16 Jan Overview of Transforaminal Lumbar Interbody Fusion (TLIF)
Transforaminal lumbar interbody fusion (TLIF) is a procedure used to insert a bone graft into the spinal disc space from the side position. This surgery is used to treat serious spinal diseases that cause chronic low back pain and radiculopathy.
What conditions are treated using the transforaminal lumbar interbody fusion?
The TLIF procedure is used to treat:
- Degenerative disc disease
- Spinal stenosis
- Nerve compression with radiculopathy
What is fusion surgery?
Fusion surgery involves fusing (joining) two or more vertebrae (spinal bones) together. Two types of fusion surgery are transforaminal lumbar interbody fusion and posterior lumbar interbody fusion (PLIF), which involves placing the bone graft between vertebrae from the back (posterior) position. Both PLIF and TLIF involve special spinal instrumentation such as rods, screws, and bone graft substitute material to hold the spine in promotion and promote spinal fusion.
Why is TLIF superior to PLIF?
Some neurosurgeons and orthopedic spine surgeons prefer the TLIF procedure over the PLIF because the nerve roots are not moved as much during the procedure. Entering the spine from the side position means that there is a reduced risk of nerve damage and scarring after surgery.
How is the TLIF surgery done?
The surgeon can perform an open surgery or a minimally invasive keyhole procedure. With the open technique, the surgeon makes a larger incision along the back. Through this incision, the surgeon cuts, retracts, and moves spinal muscles and soft tissue to access the disc space and vertebrae. With the minimally invasive keyhole technique, the surgeon inserts a small tube through the skin that rests on the spine.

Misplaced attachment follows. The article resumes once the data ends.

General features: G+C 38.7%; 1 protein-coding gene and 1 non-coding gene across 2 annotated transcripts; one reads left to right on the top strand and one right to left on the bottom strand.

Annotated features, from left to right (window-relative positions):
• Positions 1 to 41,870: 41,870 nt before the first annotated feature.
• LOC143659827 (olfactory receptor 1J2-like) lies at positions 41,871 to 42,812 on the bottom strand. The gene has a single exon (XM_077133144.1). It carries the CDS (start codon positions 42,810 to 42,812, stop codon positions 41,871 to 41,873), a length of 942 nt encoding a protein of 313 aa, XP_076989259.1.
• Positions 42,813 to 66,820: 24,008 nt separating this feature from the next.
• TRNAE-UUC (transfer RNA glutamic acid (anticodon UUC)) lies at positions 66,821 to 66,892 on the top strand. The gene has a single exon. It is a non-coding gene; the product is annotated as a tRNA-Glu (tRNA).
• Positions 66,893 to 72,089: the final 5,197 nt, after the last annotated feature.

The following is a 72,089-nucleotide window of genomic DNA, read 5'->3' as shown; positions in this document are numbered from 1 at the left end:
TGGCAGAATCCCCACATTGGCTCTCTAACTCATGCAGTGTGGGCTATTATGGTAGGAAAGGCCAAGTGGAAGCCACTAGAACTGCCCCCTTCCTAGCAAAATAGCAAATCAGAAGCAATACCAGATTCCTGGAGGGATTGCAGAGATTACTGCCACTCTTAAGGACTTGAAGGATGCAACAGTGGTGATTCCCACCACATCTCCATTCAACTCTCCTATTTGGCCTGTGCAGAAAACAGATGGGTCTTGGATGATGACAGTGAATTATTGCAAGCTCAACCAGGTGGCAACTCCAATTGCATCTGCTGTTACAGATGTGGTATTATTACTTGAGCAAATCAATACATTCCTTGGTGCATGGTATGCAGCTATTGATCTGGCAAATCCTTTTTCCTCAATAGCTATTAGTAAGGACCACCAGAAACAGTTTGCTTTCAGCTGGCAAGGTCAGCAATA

Small surgical instruments can be inserted into the tube, so the doctor essentially works to fuse the spine without retracting or cutting muscles. This technique involves a faster recovery time, less blood loss, and a shorter hospital stay.
What outcome can I expect after a transforaminal lumbar interbody fusion?
In a recent clinical study of 50 minimally invasive keyhole transforaminal lumbar interbody fusion procedures, all patients reported immediate improvement with symptoms. The average hospital stay was 2 days, and all patients had significant improvement at the 18-month follow-up evaluation. Another research study found TLIF to be a reliable, safe technique with excellent clinical outcomes.
Inspired Spine’s nationwide Centers of Excellence offer a minimally invasive keyhole procedure that has significant improvements over the TLIF procedures, known as the OLLIF procedure. This includes less operative time, less bleeding AND faster recovery. Call today!
Salehi SA, Tawk R, Ganju A, et al. (2004). Transforaminal lumbar interbody fusion: surgical technique and results in 24 patients. Neurosurg, 54(2), 368-374.